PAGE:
A self-identified Ohio militia unit stormed the U.S. Capitol last week along with hundreds, if not thousands of others, part of a failed effort to overturn the 2020 U.S. Presidential Election.
The group, which calls itself the “Ohio State Regular Militia,” strongly resembles a unit that appeared at the Ohio Statehouse under the same name in Columbus on Nov. 7, the day media outlets first projected that Joe Biden won the election.
During that earlier demonstration, a woman in the unit who declined to name herself told a reporter she and the two others with her were there to “protect people.”
Photographs matching her likeness appear with a Parler social media account operated by a woman who identifies as the commanding officer of the “Ohio State Regular Militia.”
A man seen in pictures posted by the Parler account also resemble at least one of the male militia members with her.
Other third-party footage of the U.S. Capitol riots Jan. 6 shows a woman, also matching her likeness, moving with about 10 other people dressed in militia attire, making their way up the U.S. Capitol stairs.
The account on Parler, a social media platform recently favored by far-right groups as more mainstream social media companies have clamped down on election misinformation, contains photos of the woman with captions including “Me before forcing entry into the Capitol Building.”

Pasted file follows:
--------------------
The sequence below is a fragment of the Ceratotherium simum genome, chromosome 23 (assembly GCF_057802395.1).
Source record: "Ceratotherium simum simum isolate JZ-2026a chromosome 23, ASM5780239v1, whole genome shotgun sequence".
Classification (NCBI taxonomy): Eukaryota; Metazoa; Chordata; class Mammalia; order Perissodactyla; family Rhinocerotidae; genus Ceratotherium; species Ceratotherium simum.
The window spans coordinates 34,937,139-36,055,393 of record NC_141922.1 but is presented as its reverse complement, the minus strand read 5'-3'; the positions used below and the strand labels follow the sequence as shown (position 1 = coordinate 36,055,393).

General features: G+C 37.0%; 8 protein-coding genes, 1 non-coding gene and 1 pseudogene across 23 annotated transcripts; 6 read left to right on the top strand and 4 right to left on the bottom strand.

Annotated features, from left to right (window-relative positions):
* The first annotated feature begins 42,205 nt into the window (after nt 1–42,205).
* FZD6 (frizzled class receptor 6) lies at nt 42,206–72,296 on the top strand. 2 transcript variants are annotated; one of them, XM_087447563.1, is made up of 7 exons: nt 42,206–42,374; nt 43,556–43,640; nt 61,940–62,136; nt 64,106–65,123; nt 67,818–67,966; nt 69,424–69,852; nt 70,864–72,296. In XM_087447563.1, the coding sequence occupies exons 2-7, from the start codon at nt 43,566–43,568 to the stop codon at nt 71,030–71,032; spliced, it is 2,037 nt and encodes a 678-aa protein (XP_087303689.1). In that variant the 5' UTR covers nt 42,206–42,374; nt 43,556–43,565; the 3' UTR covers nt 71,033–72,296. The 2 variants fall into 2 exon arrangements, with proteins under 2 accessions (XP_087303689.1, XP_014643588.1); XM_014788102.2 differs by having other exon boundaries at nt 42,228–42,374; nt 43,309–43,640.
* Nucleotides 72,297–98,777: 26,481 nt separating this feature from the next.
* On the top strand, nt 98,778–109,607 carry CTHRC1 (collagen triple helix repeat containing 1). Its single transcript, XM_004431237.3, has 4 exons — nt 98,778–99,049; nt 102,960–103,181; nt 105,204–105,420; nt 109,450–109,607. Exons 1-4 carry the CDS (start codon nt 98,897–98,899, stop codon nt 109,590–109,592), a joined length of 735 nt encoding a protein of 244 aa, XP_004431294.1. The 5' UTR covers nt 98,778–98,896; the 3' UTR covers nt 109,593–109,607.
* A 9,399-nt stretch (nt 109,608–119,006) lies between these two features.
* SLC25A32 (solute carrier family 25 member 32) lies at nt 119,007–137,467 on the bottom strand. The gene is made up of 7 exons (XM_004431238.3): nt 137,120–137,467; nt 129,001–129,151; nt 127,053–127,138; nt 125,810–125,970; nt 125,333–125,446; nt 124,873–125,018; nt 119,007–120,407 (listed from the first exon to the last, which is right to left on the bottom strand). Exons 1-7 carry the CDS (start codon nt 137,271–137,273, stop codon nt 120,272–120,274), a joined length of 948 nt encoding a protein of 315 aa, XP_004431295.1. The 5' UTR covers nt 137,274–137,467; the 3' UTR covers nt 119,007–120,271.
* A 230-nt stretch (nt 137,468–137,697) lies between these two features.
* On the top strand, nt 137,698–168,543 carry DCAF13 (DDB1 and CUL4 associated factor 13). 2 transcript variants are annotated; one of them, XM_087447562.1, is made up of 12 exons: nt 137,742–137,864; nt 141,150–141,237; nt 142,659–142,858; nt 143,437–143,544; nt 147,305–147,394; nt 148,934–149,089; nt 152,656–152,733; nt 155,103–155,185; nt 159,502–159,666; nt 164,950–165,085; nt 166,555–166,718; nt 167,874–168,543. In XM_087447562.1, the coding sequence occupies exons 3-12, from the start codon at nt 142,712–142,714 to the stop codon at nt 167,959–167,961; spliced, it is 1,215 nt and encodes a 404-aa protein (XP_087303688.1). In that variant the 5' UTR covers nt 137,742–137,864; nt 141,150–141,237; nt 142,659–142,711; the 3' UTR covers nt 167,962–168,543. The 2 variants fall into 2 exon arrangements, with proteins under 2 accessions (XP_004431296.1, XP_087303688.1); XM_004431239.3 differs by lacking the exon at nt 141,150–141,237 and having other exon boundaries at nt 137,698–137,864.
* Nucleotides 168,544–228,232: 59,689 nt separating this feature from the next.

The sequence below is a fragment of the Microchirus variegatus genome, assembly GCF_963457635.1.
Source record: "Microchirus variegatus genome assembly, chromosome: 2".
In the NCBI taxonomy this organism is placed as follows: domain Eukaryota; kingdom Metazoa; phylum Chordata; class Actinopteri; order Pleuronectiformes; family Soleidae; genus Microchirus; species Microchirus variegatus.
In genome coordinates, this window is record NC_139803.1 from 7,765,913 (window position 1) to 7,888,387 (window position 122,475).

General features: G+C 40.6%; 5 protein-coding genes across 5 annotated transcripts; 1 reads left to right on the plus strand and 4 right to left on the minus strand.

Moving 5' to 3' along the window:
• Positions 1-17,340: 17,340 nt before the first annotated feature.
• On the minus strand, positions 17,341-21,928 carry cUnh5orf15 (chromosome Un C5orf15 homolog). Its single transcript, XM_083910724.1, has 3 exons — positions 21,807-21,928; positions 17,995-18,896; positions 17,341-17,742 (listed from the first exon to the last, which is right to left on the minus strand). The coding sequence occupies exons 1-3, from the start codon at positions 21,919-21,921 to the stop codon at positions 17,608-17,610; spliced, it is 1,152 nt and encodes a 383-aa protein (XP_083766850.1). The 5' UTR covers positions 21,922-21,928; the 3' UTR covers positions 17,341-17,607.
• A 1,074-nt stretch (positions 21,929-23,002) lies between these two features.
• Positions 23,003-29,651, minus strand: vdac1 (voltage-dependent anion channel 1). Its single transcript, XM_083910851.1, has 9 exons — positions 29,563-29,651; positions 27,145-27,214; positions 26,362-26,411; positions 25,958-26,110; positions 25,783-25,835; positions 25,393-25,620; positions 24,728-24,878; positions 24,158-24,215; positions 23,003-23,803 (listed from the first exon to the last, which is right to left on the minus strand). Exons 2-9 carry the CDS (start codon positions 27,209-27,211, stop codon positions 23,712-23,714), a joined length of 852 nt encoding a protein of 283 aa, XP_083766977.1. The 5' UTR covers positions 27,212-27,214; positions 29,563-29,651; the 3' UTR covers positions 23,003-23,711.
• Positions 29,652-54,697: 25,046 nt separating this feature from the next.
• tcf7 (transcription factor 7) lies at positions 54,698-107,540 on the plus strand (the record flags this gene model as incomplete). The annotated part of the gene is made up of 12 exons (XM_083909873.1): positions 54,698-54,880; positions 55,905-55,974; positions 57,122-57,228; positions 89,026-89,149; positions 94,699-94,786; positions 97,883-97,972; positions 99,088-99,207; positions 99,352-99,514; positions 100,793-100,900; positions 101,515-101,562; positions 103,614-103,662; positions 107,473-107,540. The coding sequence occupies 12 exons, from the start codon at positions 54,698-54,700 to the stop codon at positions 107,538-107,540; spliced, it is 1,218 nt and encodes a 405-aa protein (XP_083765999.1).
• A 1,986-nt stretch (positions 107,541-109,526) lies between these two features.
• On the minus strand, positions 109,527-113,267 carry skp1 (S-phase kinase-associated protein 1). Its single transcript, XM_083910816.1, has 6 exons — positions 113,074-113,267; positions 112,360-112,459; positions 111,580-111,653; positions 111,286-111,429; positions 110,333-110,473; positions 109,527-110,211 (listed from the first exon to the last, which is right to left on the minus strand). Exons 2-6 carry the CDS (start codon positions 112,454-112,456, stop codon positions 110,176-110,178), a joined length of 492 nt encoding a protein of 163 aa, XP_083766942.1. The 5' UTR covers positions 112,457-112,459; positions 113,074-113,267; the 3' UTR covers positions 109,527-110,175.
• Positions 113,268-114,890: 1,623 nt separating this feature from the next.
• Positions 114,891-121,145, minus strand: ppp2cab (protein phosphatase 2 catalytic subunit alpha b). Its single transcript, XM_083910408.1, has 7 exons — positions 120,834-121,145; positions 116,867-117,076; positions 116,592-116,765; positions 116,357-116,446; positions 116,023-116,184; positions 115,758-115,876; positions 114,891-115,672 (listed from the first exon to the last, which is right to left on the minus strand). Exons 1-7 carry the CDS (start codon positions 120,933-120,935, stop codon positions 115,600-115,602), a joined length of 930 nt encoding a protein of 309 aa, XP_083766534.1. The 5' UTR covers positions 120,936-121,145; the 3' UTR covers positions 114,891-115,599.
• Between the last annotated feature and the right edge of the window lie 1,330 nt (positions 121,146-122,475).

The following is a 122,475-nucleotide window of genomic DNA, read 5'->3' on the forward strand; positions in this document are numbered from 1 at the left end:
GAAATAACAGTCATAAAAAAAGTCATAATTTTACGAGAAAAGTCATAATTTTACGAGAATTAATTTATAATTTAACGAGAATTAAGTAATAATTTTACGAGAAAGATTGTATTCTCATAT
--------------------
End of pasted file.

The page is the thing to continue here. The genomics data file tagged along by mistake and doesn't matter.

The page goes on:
The Ohio Capital Journal could not determine the woman’s name or those of the other purported militia soldiers.
Her posts contain links to videos she posted, though they are no longer available. On Monday, Amazon removed Parler from its servers, effectively scraping the site from the internet, NPR reports. The militia’s Parler account is still accessible via the Wayback Machine, which archives web pages.
“Yeah. We stormed the Capitol today. Teargassed, the whole nine [yards],” she wrote. “Pushed our way into the Rotunda. Made it into the Senate even. The news is lying (even Fox) about the Historical Events we created today.”